Timely

Timing is key to effective content. Think about how successful Oreo was with its “You Can Dunk in the Dark” tweet, when the lights went out during the 2013 Super Bowl. It was picked up by the 23 million Twitter users who were watching the game, and ended up being regarded as the ad of the evening – a title that many companies had spent millions of dollars for a shot at, and failed. It goes without saying that what is timely for one viewer is annoyingly late for another – good advice 30 seconds too late is annoying.

Relevant

As we touched on previously, the content has to be relevant to the audience. This almost goes without saying – we all constantly filter the information that assails us every waking moment. Because of this, your audience are keenly aware of what does and doesn’t apply to them. Think about what is going to be relevant for your viewers – this might now be directly obvious. For example, if you’re trying to market an apprentice scheme to school leavers, they may be interested in advice on renting a home for the first time. This information is obviously not so interesting to those looking to move job as an experienced hire. This underlines the importance of understanding your audience and what is relevant to them.

A word of warning here, according to research by LinkedIn, 44% of their respondents said they would consider ending a relationship with a brand because of irrelevant promotions. An additional 22% said that they would ‘definitely defect’ from that brand. Knowing your audience and making content that is relevant to them is essential.

"44% would consider ending a relationship with a brand because of irrelevant promotions.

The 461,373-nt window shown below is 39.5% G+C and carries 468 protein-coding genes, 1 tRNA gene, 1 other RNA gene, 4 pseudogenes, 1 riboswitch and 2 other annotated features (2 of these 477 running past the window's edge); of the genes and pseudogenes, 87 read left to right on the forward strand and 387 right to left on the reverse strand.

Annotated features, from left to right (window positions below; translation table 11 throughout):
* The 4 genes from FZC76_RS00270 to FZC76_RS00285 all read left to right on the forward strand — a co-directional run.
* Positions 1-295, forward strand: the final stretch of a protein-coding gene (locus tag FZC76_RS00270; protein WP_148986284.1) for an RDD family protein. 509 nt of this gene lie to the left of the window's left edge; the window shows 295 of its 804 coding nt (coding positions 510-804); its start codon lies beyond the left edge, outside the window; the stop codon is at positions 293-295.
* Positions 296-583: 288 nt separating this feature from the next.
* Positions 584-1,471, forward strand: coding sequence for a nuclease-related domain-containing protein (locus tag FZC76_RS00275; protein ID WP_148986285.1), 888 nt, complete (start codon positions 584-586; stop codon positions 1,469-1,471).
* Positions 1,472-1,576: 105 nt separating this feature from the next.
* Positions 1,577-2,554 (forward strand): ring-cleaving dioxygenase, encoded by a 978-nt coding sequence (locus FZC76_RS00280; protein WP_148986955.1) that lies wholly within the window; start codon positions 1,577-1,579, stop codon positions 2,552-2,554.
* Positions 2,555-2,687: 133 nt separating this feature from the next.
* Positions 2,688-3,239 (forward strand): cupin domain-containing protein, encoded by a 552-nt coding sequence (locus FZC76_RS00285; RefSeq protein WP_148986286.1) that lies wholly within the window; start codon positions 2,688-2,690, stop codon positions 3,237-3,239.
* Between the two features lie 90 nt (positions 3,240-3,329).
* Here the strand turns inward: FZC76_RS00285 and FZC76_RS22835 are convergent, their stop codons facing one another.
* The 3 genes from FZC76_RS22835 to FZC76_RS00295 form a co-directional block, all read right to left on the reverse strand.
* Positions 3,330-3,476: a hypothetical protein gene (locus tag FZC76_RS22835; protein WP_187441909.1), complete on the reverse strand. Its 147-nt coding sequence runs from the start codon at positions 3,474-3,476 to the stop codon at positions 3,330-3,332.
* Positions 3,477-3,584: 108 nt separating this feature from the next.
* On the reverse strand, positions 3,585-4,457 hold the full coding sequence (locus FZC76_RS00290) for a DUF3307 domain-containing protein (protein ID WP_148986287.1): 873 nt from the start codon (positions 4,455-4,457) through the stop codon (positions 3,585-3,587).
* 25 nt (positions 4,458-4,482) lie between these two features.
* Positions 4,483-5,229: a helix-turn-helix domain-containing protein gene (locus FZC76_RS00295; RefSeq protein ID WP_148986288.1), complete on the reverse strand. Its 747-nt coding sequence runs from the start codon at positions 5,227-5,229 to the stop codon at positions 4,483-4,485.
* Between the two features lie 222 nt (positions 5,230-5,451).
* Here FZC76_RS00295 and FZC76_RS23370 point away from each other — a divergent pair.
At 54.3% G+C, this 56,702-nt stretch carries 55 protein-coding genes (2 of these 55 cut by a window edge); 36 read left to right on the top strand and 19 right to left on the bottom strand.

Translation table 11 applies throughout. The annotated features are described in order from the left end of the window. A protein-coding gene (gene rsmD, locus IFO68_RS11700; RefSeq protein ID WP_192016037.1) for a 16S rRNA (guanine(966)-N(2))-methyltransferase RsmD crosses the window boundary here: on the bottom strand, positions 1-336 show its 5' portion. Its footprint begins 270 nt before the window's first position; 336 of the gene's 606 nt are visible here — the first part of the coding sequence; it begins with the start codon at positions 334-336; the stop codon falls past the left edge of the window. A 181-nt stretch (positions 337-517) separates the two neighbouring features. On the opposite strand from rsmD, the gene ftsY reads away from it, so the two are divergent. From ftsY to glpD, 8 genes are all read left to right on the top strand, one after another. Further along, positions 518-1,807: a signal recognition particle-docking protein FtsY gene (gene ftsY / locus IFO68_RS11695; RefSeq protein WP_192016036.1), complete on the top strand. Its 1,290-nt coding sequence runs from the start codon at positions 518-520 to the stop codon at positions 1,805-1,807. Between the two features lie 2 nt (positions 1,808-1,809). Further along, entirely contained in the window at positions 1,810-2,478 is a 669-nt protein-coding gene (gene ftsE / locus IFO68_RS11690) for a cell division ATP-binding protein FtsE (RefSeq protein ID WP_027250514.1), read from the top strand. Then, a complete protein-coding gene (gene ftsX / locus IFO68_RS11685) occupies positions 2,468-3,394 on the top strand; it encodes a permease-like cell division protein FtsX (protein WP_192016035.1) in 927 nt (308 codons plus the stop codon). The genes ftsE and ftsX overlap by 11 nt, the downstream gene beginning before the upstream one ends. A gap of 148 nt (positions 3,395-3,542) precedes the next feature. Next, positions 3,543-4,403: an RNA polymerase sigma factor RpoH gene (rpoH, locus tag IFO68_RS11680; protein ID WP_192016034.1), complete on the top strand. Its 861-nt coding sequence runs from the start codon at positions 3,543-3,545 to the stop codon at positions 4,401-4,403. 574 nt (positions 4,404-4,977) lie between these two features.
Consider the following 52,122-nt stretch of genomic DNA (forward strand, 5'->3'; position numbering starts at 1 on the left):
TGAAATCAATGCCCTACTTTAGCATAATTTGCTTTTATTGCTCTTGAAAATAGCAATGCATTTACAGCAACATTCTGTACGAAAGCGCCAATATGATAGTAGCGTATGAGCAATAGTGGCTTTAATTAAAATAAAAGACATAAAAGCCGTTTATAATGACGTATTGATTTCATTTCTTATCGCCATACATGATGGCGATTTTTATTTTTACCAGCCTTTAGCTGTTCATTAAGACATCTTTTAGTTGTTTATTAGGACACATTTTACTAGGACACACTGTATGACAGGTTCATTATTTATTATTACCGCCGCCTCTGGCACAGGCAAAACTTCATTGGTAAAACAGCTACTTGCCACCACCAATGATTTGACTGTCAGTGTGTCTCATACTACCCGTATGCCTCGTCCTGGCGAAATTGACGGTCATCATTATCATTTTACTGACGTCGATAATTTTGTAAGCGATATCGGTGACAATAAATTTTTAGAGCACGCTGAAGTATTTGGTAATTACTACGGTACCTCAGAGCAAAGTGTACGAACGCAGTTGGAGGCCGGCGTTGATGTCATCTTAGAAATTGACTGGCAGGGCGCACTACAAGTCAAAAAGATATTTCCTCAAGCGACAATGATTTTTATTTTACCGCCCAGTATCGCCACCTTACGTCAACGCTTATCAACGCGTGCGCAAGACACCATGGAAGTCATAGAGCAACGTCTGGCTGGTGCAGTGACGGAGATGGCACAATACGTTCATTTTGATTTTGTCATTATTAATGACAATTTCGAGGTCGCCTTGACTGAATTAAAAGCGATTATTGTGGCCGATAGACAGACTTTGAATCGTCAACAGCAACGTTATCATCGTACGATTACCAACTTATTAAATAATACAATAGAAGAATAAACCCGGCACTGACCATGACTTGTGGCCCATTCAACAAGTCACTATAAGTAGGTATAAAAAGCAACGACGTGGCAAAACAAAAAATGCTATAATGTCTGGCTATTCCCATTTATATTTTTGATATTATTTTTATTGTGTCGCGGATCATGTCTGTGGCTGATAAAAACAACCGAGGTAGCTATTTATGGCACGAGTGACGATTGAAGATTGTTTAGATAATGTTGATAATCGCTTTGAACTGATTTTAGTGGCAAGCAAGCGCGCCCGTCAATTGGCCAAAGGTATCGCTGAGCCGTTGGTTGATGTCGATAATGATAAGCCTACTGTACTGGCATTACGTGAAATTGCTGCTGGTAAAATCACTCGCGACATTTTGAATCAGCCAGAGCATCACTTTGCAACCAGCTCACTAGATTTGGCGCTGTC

22% would definitely defect"

- LinkedIn

Useful

One step on from being relevant is content that is actually useful. Providing how-tos, instructions, discounts and tie-ins with other products that they may be using are all ways of being useful to your audience. Once again, what is useful to your viewers might not be immediately obvious – look at the previous example. Home-renting advice is also useful to the target audience. These different types of value do not exist in isolation – each piece of content can be a combination of one or more things.

Casual Films Provide Value Tyler Milligan

You must create content that your audience will actively seek out, love and share because it's great.

Entertaining

We all need a little entertainment from time to time. If you can get it right, this is a great way of drawing in your audience and winning them over. Tread carefully with this though – you have to make sure that whatever you share ties in with your brand. You need to earn the trust of the audience before making drastic departures in tone of voice.

The content you produce doesn’t need to be all of these things at the same time – any one or two will work, as long as it/they provide enough value in that given area. The more entertaining and relevant your work content is, for example, the more the chance there is that it will be watched, shared and loved.

 

There are different ways of skinning a cat though...

Google defines the different ways of engaging your audience with your content slightly differently:

- Inspire the audience with emotional and relatable stories.